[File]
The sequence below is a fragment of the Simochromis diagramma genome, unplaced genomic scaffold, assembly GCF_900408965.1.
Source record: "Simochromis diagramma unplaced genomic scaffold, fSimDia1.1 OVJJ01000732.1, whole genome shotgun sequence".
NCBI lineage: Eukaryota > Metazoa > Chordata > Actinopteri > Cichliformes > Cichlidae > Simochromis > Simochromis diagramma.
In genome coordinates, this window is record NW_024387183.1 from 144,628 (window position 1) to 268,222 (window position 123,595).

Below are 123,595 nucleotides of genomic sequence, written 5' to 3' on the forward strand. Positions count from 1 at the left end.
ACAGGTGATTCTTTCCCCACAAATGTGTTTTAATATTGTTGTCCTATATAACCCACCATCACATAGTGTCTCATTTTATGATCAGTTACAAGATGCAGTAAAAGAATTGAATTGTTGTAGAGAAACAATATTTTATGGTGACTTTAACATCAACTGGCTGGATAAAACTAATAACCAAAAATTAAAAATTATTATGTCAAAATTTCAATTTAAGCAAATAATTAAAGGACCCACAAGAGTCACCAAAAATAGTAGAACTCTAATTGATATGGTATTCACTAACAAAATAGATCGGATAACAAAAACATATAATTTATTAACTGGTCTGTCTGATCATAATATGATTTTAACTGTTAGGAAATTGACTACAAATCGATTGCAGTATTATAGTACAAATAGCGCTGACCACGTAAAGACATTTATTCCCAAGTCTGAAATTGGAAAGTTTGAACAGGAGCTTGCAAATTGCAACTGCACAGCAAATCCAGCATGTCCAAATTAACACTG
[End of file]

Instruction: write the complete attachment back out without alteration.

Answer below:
The sequence below is a fragment of the Simochromis diagramma genome, unplaced genomic scaffold, assembly GCF_900408965.1.
Source record: "Simochromis diagramma unplaced genomic scaffold, fSimDia1.1 OVJJ01000732.1, whole genome shotgun sequence".
NCBI lineage: Eukaryota > Metazoa > Chordata > Actinopteri > Cichliformes > Cichlidae > Simochromis > Simochromis diagramma.
In genome coordinates, this window is record NW_024387183.1 from 144,628 (window position 1) to 268,222 (window position 123,595).

Below are 123,595 nucleotides of genomic sequence, written 5' to 3' on the forward strand. Positions count from 1 at the left end.
ACAGGTGATTCTTTCCCCACAAATGTGTTTTAATATTGTTGTCCTATATAACCCACCATCACATAGTGTCTCATTTTATGATCAGTTACAAGATGCAGTAAAAGAATTGAATTGTTGTAGAGAAACAATATTTTATGGTGACTTTAACATCAACTGGCTGGATAAAACTAATAACCAAAAATTAAAAATTATTATGTCAAAATTTCAATTTAAGCAAATAATTAAAGGACCCACAAGAGTCACCAAAAATAGTAGAACTCTAATTGATATGGTATTCACTAACAAAATAGATCGGATAACAAAAACATATAATTTATTAACTGGTCTGTCTGATCATAATATGATTTTAACTGTTAGGAAATTGACTACAAATCGATTGCAGTATTATAGTACAAATAGCGCTGACCACGTAAAGACATTTATTCCCAAGTCTGAAATTGGAAAGTTTGAACAGGAGCTTGCAAATTGCAACTGCACAGCAAATCCAGCATGTCCAAATTAACACTG